Friday, September 02, 2016

Spitting Image / King's Head Theatre

Back to the King's Head for this very interesting revival of Colin Spencer's Spitting Image - the first openly gay play performed in the UK back in 1968 after the decriminalisation of homosexuality and (presumably) the relaxation of theatre censorship, and never since revived.

It played for two months to packed houses at the Hampstead Theatre (greeted with much tutting by the Evening Standard), and transferred to the West End. In the disapproving atmosphere of the times however, the play could not find a publisher, and disappeared. It's amazing that Adam Spreadbury-Maher, artistic director of the King's Head, discovered a script in the Oscar Lewenstein theatre archive at the V&A Museum, and hence this revival was possible.

One half of a gay couple falls pregnant and the play explores the consequences both for their relationship and in society. What is amazing is at the time it was written the idea of gay couples bringing up children was totally unthought of - the play uses it as a metaphor for coming out - but now of course in the era of gay marriage it's pretty topical.

Spitting Image's giddy and surreal social satire sits well in the context of Orton and Stoppard. I actually thought the satirical element worked best - the couple squabbling over dirty nappies and relationship issues less so. The huge concern the play demonstrates over crushing state surveillance is sadly right up-to-date. Nothing's changed there.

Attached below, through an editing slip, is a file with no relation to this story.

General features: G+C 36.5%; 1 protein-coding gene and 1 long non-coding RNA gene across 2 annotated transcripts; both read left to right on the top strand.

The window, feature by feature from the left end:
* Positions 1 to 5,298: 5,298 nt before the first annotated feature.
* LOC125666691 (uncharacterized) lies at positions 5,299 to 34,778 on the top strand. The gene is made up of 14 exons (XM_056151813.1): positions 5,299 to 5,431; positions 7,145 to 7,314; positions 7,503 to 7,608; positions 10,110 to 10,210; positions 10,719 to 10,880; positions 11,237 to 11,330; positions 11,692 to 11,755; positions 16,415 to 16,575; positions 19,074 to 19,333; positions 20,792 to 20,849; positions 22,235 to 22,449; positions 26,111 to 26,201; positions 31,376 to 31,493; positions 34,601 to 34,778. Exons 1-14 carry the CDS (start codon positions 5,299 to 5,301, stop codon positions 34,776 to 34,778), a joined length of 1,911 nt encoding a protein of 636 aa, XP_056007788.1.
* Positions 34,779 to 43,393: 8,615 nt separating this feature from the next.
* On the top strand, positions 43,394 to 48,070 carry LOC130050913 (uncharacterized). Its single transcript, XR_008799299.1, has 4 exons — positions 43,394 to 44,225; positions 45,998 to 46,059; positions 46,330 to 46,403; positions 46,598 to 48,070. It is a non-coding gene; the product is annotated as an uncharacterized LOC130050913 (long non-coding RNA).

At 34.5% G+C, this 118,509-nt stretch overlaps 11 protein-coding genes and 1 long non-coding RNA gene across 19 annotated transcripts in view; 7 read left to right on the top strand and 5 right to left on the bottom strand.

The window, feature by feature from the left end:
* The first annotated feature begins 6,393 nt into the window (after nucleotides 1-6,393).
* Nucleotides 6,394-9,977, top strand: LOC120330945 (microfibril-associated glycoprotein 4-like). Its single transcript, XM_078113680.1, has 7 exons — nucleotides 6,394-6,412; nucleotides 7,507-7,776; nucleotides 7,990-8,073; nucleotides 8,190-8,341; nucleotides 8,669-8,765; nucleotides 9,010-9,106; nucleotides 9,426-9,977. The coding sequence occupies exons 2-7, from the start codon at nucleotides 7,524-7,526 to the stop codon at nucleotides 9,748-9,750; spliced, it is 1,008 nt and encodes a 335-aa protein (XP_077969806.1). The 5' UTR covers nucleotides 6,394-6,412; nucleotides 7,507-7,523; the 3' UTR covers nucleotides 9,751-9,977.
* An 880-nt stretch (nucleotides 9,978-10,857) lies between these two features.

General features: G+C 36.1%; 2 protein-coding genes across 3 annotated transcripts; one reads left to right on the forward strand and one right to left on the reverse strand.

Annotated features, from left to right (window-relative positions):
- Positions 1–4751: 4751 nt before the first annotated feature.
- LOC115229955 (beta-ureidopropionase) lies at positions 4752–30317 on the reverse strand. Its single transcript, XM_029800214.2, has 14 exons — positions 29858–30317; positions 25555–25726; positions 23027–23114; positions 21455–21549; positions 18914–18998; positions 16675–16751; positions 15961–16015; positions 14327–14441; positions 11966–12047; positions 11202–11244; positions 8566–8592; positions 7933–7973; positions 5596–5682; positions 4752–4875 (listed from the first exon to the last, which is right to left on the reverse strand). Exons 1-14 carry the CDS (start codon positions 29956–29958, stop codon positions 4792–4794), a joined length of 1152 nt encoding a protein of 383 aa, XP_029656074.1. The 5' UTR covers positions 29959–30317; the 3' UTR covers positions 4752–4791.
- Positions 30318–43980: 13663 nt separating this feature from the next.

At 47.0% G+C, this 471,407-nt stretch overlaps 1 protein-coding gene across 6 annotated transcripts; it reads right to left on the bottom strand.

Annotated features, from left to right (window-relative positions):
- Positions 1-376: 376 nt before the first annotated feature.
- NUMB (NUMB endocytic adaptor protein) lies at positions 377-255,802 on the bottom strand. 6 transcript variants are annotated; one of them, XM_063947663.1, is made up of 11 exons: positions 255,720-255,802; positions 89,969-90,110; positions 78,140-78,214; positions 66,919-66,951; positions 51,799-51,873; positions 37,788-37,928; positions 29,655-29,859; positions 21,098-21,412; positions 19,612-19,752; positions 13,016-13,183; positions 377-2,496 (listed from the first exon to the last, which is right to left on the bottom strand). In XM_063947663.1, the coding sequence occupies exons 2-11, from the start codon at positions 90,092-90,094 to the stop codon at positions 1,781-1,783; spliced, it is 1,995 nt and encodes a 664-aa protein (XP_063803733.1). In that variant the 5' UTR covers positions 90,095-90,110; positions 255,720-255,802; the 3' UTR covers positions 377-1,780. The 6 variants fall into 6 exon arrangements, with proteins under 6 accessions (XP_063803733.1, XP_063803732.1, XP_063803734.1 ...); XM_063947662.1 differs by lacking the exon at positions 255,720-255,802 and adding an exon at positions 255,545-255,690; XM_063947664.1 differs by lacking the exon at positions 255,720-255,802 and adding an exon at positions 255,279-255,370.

The acting was all on point and brought out all the fun of the piece. The set design aimed for minimalism but actually was quite tricksy and distracting with actors having to carry props on and off awkwardly all the time. At least in the first half Sally Ambrose entertained us while this was happening with her groovy 60's dance moves. In the second half she became a character in her own right, mooning after Alan Grant's Gary, the gay man struggling against the odds to keep his relationship and child.

Thursday, September 01, 2016

Tribal Art London

The Tribal Arts London fair 2016 is now on in The Mall Galleries until the 4th September. It's a great opportunity to catch an eye-popping spread of Tribal Art all under one roof - areas covered include Africa, Asia and the Pacific. Entry is free but bring your wallet in case you are tempted to buy any of the masks, figurines, bronzes, textiles, ceramics or jewellery on display.

I dropped in to have a look and here are a few of the things that caught my eye. First of all, obviously, some African masks:

(Songye masks from the Congo)

Another Congo mask
A Pende dog mask
A spectacular Sowei/Nowo mask from Sierra Leone

This Fon bronze of a lion with its prey I thought was very elegant.

Exotic head gear!
A fascinating 'power object' - we in the West are more familiar with lovers' locks on bridges - a very different sort of magic I imagine.

The Zulu are very famous as a tribe but actually their art is quite rare - here is a fascinating 19th-century staff with a lion being hunted (top) and a zulu snuff box made out of horn with a metal lid.

Finally, this Ethiopian headrest I thought was striking in its beautiful shape and patina, with highly intriguing metallic adornments and repairs.